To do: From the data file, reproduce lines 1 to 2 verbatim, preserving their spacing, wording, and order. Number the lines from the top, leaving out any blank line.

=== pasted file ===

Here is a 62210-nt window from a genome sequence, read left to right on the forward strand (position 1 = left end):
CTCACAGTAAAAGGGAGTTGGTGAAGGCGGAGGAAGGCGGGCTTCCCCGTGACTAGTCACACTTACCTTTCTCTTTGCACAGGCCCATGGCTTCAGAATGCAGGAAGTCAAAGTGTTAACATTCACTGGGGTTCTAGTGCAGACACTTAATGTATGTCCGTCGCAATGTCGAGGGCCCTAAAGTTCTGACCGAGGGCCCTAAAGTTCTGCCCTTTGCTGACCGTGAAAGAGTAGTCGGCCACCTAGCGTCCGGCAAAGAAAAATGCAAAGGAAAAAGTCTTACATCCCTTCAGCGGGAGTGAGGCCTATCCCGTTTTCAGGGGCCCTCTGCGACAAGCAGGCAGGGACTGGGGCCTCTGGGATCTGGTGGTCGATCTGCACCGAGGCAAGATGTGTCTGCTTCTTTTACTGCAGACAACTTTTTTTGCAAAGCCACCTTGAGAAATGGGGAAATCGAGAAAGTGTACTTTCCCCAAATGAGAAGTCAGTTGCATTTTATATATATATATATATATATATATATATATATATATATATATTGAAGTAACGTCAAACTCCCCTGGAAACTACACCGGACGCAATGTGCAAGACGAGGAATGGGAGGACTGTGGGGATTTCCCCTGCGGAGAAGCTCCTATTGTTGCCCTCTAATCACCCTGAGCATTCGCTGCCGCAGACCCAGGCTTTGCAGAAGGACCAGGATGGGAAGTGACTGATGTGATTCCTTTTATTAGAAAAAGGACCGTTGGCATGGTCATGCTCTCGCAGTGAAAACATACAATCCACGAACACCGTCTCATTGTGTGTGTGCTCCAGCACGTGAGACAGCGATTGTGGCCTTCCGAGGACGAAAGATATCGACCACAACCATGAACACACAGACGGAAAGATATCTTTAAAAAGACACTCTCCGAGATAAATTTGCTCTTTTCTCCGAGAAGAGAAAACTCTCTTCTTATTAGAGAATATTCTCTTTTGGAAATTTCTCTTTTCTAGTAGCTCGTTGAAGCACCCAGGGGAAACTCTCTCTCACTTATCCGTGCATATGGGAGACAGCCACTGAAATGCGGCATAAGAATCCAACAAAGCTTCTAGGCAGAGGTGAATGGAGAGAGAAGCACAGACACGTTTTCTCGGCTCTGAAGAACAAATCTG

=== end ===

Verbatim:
Here is a 62210-nt window from a genome sequence, read left to right on the forward strand (position 1 = left end):
CTCACAGTAAAAGGGAGTTGGTGAAGGCGGAGGAAGGCGGGCTTCCCCGTGACTAGTCACACTTACCTTTCTCTTTGCACAGGCCCATGGCTTCAGAATGCAGGAAGTCAAAGTGTTAACATTCACTGGGGTTCTAGTGCAGACACTTAATGTATGTCCGTCGCAATGTCGAGGGCCCTAAAGTTCTGACCGAGGGCCCTAAAGTTCTGCCCTTTGCTGACCGTGAAAGAGTAGTCGGCCACCTAGCGTCCGGCAAAGAAAAATGCAAAGGAAAAAGTCTTACATCCCTTCAGCGGGAGTGAGGCCTATCCCGTTTTCAGGGGCCCTCTGCGACAAGCAGGCAGGGACTGGGGCCTCTGGGATCTGGTGGTCGATCTGCACCGAGGCAAGATGTGTCTGCTTCTTTTACTGCAGACAACTTTTTTTGCAAAGCCACCTTGAGAAATGGGGAAATCGAGAAAGTGTACTTTCCCCAAATGAGAAGTCAGTTGCATTTTATATATATATATATATATATATATATATATATATATATATATTGAAGTAACGTCAAACTCCCCTGGAAACTACACCGGACGCAATGTGCAAGACGAGGAATGGGAGGACTGTGGGGATTTCCCCTGCGGAGAAGCTCCTATTGTTGCCCTCTAATCACCCTGAGCATTCGCTGCCGCAGACCCAGGCTTTGCAGAAGGACCAGGATGGGAAGTGACTGATGTGATTCCTTTTATTAGAAAAAGGACCGTTGGCATGGTCATGCTCTCGCAGTGAAAACATACAATCCACGAACACCGTCTCATTGTGTGTGTGCTCCAGCACGTGAGACAGCGATTGTGGCCTTCCGAGGACGAAAGATATCGACCACAACCATGAACACACAGACGGAAAGATATCTTTAAAAAGACACTCTCCGAGATAAATTTGCTCTTTTCTCCGAGAAGAGAAAACTCTCTTCTTATTAGAGAATATTCTCTTTTGGAAATTTCTCTTTTCTAGTAGCTCGTTGAAGCACCCAGGGGAAACTCTCTCTCACTTATCCGTGCATATGGGAGACAGCCACTGAAATGCGGCATAAGAATCCAACAAAGCTTCTAGGCAGAGGTGAATGGAGAGAGAAGCACAGACACGTTTTCTCGGCTCTGAAGAACAAATCTG